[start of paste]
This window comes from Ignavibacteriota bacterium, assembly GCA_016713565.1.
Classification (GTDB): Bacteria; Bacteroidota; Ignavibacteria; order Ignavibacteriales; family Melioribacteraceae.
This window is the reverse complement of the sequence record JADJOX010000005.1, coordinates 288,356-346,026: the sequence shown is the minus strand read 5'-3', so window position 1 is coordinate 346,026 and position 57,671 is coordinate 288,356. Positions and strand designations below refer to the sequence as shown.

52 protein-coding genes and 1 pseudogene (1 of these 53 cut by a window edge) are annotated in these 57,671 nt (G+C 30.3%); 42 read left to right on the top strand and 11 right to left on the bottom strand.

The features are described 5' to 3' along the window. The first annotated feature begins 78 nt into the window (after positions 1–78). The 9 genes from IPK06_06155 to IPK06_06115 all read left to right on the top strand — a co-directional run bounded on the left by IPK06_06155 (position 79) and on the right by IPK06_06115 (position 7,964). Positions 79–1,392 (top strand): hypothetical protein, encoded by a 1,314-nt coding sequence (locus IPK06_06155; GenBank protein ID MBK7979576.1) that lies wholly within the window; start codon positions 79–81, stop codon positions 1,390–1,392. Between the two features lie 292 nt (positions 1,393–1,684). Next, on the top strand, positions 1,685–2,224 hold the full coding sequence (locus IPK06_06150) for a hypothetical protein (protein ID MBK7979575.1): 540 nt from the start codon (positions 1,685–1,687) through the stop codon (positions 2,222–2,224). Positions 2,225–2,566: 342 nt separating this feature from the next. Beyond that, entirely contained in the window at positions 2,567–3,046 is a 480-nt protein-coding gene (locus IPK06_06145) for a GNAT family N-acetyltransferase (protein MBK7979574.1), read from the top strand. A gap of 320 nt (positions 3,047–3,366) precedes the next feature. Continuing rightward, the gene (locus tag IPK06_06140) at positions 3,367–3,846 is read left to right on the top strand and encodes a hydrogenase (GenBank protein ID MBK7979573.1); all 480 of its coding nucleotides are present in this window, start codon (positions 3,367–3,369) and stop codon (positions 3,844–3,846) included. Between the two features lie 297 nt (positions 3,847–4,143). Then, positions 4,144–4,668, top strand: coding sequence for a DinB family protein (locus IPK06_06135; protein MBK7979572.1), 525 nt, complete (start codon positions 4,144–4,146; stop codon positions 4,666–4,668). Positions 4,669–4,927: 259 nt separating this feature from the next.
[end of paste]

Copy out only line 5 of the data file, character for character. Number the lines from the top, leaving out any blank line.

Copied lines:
The features are described 5' to 3' along the window. The first annotated feature begins 78 nt into the window (after positions 1–78). The 9 genes from IPK06_06155 to IPK06_06115 all read left to right on the top strand — a co-directional run bounded on the left by IPK06_06155 (position 79) and on the right by IPK06_06115 (position 7,964). Positions 79–1,392 (top strand): hypothetical protein, encoded by a 1,314-nt coding sequence (locus IPK06_06155; GenBank protein ID MBK7979576.1) that lies wholly within the window; start codon positions 79–81, stop codon positions 1,390–1,392. Between the two features lie 292 nt (positions 1,393–1,684). Next, on the top strand, positions 1,685–2,224 hold the full coding sequence (locus IPK06_06150) for a hypothetical protein (protein ID MBK7979575.1): 540 nt from the start codon (positions 1,685–1,687) through the stop codon (positions 2,222–2,224). Positions 2,225–2,566: 342 nt separating this feature from the next. Beyond that, entirely contained in the window at positions 2,567–3,046 is a 480-nt protein-coding gene (locus IPK06_06145) for a GNAT family N-acetyltransferase (protein MBK7979574.1), read from the top strand. A gap of 320 nt (positions 3,047–3,366) precedes the next feature. Continuing rightward, the gene (locus tag IPK06_06140) at positions 3,367–3,846 is read left to right on the top strand and encodes a hydrogenase (GenBank protein ID MBK7979573.1); all 480 of its coding nucleotides are present in this window, start codon (positions 3,367–3,369) and stop codon (positions 3,844–3,846) included. Between the two features lie 297 nt (positions 3,847–4,143). Then, positions 4,144–4,668, top strand: coding sequence for a DinB family protein (locus IPK06_06135; protein MBK7979572.1), 525 nt, complete (start codon positions 4,144–4,146; stop codon positions 4,666–4,668). Positions 4,669–4,927: 259 nt separating this feature from the next.